Eastern Gate

 

A street and the Eastern Gate of Roman PlovdivA street and the Eastern Gate of Roman Plovdiv

The grave of the dead soldier is an unexpected and moving evidence for an imperial visit of the city. However, it concerned a handful of people, mostly Marcus Ulpius Statius's friends in the regimen.

For the citizens of Philippopolis there was another, big and shiny, memorabilia for Hadrian's visit – a marble triumphal arch. It was commissioned, built and paid for by the city, which spared no money for its ornate façade. Back then the city in the plain lacked fortifications, so the arch was built on the most convenient place – the main road to Byzantium and the Bosporus.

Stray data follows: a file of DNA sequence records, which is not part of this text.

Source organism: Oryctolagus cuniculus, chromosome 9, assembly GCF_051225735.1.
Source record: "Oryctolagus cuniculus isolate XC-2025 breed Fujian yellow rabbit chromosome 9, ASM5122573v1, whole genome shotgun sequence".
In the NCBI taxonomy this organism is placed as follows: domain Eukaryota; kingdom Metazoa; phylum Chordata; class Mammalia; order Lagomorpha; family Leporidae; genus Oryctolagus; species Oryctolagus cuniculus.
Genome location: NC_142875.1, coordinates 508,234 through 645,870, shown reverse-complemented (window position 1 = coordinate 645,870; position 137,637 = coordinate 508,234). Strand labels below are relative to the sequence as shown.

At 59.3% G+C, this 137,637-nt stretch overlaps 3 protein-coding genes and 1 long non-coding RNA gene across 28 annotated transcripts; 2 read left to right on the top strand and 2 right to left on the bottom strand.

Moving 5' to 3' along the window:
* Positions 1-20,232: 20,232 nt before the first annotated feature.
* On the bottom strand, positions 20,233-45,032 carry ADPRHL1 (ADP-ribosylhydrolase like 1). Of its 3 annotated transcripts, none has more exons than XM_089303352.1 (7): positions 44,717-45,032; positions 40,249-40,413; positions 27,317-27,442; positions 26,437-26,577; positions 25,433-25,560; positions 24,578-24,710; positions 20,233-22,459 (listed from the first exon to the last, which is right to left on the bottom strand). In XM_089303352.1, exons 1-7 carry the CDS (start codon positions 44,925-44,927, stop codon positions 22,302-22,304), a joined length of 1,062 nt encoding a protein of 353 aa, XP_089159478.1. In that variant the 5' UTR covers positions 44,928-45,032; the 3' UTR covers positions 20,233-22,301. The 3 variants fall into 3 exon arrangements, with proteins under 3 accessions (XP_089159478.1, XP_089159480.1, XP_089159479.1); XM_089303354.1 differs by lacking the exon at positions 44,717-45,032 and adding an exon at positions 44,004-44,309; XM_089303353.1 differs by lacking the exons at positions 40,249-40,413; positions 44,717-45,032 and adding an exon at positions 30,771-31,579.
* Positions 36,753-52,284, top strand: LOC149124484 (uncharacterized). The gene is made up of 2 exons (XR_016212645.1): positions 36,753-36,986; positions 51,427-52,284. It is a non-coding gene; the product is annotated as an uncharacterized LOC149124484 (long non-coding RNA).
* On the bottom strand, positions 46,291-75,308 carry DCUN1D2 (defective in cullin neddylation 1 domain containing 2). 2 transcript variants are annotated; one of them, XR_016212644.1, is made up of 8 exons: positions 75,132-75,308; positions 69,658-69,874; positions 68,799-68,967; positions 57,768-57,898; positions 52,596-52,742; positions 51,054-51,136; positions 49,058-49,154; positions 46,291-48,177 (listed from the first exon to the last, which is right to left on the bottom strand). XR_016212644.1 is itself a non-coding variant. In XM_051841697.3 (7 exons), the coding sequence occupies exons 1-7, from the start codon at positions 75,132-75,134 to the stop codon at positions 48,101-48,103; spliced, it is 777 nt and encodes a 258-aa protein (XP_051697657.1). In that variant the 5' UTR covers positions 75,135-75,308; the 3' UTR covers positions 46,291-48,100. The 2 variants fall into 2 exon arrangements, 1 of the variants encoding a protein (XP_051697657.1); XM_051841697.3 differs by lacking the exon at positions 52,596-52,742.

Hadrian was the first to pass under it.

When the emperor left the city, the arch quickly gained its place in every-day life. Towering over the neighboring houses and the near temple of the health-bearing deities, the arch became a spot where people of every breed converged – poor and rich citizens, villagers, foreign merchants, soldiers. Soon everyone got used to its magnificence and stopped noticing it.

Several decades later things changed. The danger of Marcomannic invasion forced Emperor Marcus Aurelius (161-180) to kickstart a fortification building in this part of the empire. In 172, a great stone wall encircled that part of Philippopolis which lay in the plain. The eastern course of the wall was built a few dozen metrers south of the arch, leaving it and the surrounding houses and streets defenseless.

The end of the construction was commemorated with an inscription which tells in Latin and Greek that Marcus Aurelius paid for the wall. The inscription was built into the new Eastern Gate of the fortification.